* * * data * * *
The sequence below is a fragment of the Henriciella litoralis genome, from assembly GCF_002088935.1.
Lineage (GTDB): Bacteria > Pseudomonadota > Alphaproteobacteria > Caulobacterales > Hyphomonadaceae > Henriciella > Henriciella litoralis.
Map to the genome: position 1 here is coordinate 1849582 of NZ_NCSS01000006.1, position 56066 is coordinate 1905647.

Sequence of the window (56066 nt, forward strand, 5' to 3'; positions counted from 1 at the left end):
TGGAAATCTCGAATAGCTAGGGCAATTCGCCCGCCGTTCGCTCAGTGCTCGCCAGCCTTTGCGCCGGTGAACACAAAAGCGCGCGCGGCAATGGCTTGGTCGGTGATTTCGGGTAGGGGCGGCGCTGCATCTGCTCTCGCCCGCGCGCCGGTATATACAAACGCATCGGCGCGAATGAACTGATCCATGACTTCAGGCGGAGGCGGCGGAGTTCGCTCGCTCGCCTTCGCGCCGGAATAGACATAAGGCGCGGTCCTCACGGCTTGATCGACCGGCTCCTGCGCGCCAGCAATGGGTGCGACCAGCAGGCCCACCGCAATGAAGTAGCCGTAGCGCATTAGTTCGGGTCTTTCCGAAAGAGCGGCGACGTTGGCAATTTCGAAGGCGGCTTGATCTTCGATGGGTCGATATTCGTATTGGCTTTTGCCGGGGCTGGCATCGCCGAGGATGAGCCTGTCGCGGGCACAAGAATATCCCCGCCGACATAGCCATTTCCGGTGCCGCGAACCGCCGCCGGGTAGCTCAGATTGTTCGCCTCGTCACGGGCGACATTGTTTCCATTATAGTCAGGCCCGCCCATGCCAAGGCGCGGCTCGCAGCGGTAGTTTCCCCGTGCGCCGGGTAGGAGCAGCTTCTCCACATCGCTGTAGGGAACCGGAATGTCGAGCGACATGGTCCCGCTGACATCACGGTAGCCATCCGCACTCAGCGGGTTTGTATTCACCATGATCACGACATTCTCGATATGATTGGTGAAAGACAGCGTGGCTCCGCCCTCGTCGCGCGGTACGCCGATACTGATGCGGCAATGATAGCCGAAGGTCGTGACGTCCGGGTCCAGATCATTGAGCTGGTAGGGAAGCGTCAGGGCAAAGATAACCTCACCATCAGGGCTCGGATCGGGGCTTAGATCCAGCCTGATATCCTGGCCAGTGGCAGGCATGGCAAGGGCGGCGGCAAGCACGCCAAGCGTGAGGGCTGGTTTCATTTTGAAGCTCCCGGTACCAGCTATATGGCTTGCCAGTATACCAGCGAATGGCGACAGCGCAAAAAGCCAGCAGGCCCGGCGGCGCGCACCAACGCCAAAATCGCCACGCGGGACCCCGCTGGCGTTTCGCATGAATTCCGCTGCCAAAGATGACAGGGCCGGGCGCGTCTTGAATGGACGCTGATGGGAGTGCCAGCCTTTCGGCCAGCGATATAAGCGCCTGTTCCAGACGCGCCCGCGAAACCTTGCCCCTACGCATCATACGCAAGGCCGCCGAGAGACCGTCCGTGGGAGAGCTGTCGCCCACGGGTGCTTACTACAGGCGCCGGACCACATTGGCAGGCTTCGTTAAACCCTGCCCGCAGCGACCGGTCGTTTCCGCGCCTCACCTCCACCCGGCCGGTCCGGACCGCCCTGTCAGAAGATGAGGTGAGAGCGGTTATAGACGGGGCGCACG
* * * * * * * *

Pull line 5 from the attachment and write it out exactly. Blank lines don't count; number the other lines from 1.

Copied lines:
TGGAAATCTCGAATAGCTAGGGCAATTCGCCCGCCGTTCGCTCAGTGCTCGCCAGCCTTTGCGCCGGTGAACACAAAAGCGCGCGCGGCAATGGCTTGGTCGGTGATTTCGGGTAGGGGCGGCGCTGCATCTGCTCTCGCCCGCGCGCCGGTATATACAAACGCATCGGCGCGAATGAACTGATCCATGACTTCAGGCGGAGGCGGCGGAGTTCGCTCGCTCGCCTTCGCGCCGGAATAGACATAAGGCGCGGTCCTCACGGCTTGATCGACCGGCTCCTGCGCGCCAGCAATGGGTGCGACCAGCAGGCCCACCGCAATGAAGTAGCCGTAGCGCATTAGTTCGGGTCTTTCCGAAAGAGCGGCGACGTTGGCAATTTCGAAGGCGGCTTGATCTTCGATGGGTCGATATTCGTATTGGCTTTTGCCGGGGCTGGCATCGCCGAGGATGAGCCTGTCGCGGGCACAAGAATATCCCCGCCGACATAGCCATTTCCGGTGCCGCGAACCGCCGCCGGGTAGCTCAGATTGTTCGCCTCGTCACGGGCGACATTGTTTCCATTATAGTCAGGCCCGCCCATGCCAAGGCGCGGCTCGCAGCGGTAGTTTCCCCGTGCGCCGGGTAGGAGCAGCTTCTCCACATCGCTGTAGGGAACCGGAATGTCGAGCGACATGGTCCCGCTGACATCACGGTAGCCATCCGCACTCAGCGGGTTTGTATTCACCATGATCACGACATTCTCGATATGATTGGTGAAAGACAGCGTGGCTCCGCCCTCGTCGCGCGGTACGCCGATACTGATGCGGCAATGATAGCCGAAGGTCGTGACGTCCGGGTCCAGATCATTGAGCTGGTAGGGAAGCGTCAGGGCAAAGATAACCTCACCATCAGGGCTCGGATCGGGGCTTAGATCCAGCCTGATATCCTGGCCAGTGGCAGGCATGGCAAGGGCGGCGGCAAGCACGCCAAGCGTGAGGGCTGGTTTCATTTTGAAGCTCCCGGTACCAGCTATATGGCTTGCCAGTATACCAGCGAATGGCGACAGCGCAAAAAGCCAGCAGGCCCGGCGGCGCGCACCAACGCCAAAATCGCCACGCGGGACCCCGCTGGCGTTTCGCATGAATTCCGCTGCCAAAGATGACAGGGCCGGGCGCGTCTTGAATGGACGCTGATGGGAGTGCCAGCCTTTCGGCCAGCGATATAAGCGCCTGTTCCAGACGCGCCCGCGAAACCTTGCCCCTACGCATCATACGCAAGGCCGCCGAGAGACCGTCCGTGGGAGAGCTGTCGCCCACGGGTGCTTACTACAGGCGCCGGACCACATTGGCAGGCTTCGTTAAACCCTGCCCGCAGCGACCGGTCGTTTCCGCGCCTCACCTCCACCCGGCCGGTCCGGACCGCCCTGTCAGAAGATGAGGTGAGAGCGGTTATAGACGGGGCGCACG